Tonette Krousel-Wood, MD, MSPH
Welcome to the Tulane BIRCWH website! The Tulane BIRCWH was established in 2002 with funding as a K12 program from the National Institutes of Health. Its long-term goals are to increase the number and diversity of highly trained, culturally competent, independent, interdisciplinary investigators in Women’s Health with an emphasis on Sex Differences research across the lifespan in the field of cardiovascular and related diseases. The career development program is designed to prepare leaders and scientists who are capable of conducting high quality research in Women’s Health and Sex Differences. The Scholars learn cutting-edge research methods and skills from Bench (cellular, molecular, and genetics), to Bedside (clinical research and clinical trials) to Population (epidemiology and prevention services, and health economics). In addition, they acquire skills necessary for an academic career (e.g. grant writing, responsible conduct in research and leadership), and conduct their own research projects in established laboratories/research groups in a mentored, interdisciplinary environment. Tulane BIRCWH program has a strong foundation through interdisciplinary relationships and partnerships among the Tulane School of Medicine, the Tulane School of Public Health and Tropical Medicine, the Tulane School of Science and Engineering, Xavier University (the only historically Black Catholic College in the US), and Tulane’s Mary Amelia Douglas-Whited Community Women’s Education Center (Women’s Center). The BIRCWH program serves as a model for career development at Tulane and is vital to bridging the gap between research training and research independence for early career investigators.
The common theme for the Tulane BIRCWH is cardiovascular and related diseases. Among all U.S. women who die each year, 1 in 4 dies of heart disease. In fact, heart disease claims more lives of American women than the next 8 causes of death combined, including breast cancer (Roger 2011). Recent statistics show significant differences between men and women in onset of CVD; in diagnosis and treatment for CVD; in survival from CVD and related diseases; in coexisting chronic conditions for which the treatments may lead to increased cardiovascular disease risk. The reasons for these differences are not well understood. The evidence in hand covers molecular and physiological effects, gender differences in self-care behaviors, and barriers to diagnosis and treatment based on a long-standing assumption that CVD was primarily a concern for men. Thus, there is a critical need to determine sex differences in CVD and related diseases across the research spectrum in order to improve health and reduce the fragmentation in women’s health care. Although advances have been made in differential disease risk, vulnerability, progression, and outcome as well as the effects of being female, there are still significant knowledge gaps, and continued research from basic science to clinical and population research is clearly warranted (ORWH 2010). Women’s Health is a particularly pertinent issue in Louisiana. According to the Making the Grade on Women’s Health: A National State by State Report Card 2010, Louisiana ranked second to last in the nation on nearly all Women’s Health indicators (National Women’s Law Center 2011). Heart disease mortality rates in Louisiana are among the highest in the nation, especially among minority and disadvantaged women. By focusing on cardiovascular and related diseases, all trainees have a shared reference point whether they work in epidemiology or epigenetics, and the resulting methodological and research training can be applied to any Women’s Health/Sex Differences research area. CVD and related diseases covers coronary heart disease, hypertension, kidney disease, diabetes, heart failure, and cerebrovascular disease; includes cardiovascular risk factors such as stress, osteoporosis, nutrition, infectious diseases; and affect patients across the lifespan. Bridging basic, translational, behavioral, clinical, social, and health services research will be necessary to meet national cardiovascular health needs.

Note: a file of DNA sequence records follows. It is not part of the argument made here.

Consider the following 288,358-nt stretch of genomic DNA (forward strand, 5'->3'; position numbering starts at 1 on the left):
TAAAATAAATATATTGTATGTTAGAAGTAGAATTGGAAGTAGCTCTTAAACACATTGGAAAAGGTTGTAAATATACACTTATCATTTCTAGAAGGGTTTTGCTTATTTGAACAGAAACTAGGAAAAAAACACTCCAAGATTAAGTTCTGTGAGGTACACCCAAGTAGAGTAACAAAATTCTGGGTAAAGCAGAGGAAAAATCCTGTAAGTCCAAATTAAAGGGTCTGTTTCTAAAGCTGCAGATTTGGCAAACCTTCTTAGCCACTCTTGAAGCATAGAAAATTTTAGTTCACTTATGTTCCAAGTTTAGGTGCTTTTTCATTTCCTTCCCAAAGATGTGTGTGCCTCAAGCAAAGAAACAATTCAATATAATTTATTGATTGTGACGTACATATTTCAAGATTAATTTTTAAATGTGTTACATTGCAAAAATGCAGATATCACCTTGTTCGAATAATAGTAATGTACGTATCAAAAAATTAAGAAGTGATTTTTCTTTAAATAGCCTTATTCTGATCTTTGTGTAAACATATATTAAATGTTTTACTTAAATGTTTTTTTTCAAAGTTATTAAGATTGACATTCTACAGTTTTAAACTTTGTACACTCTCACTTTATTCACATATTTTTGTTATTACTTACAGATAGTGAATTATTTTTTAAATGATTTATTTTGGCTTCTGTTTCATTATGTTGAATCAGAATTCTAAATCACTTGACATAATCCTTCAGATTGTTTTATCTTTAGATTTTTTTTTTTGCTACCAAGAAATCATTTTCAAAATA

Tulane has a critical mass of accomplished and dedicated mentors with active research programs in basic and clinical cardiovascular and related diseases, a vibrant academic environment with demonstrated interdisciplinary research to benefit women’s and men’s health, solid partnerships with community and global health programs, strong institutional support for mentored career development, and established research and training centers and programs that complement BIRCWH. Lastly, we have proven prior success in enhancing the cadre of junior faculty committed to interdisciplinary research to investigate complex conditions that affect women’s health.
We invite you to explore the possibilities with the Tulane BIRCWH Program. This career development program offers a tailored, mentored research program in a well-established program with outstanding mentors. More importantly, the BIRCWH program prepares Scholars for research independence and leadership roles in the future.
- National Women’s Law Center. National Report Card on Women’s Health. http://hrc07.nwlc.org/Reports/State-Report-Card.aspx?stateID=LOUISIANA. Accessed October 3, 2011.
- Office of Research on Women’s Health, National Institutes of Health, and US Department of Health and Human Services. Moving into the future with dimensions and strategies: A vision for 2010 for women’s health research. 2010
- Roger VL et al l: Heart disease and stroke statistics—2011 update: a report from the American Heart Association. Circulation 2011; 123:e18-e209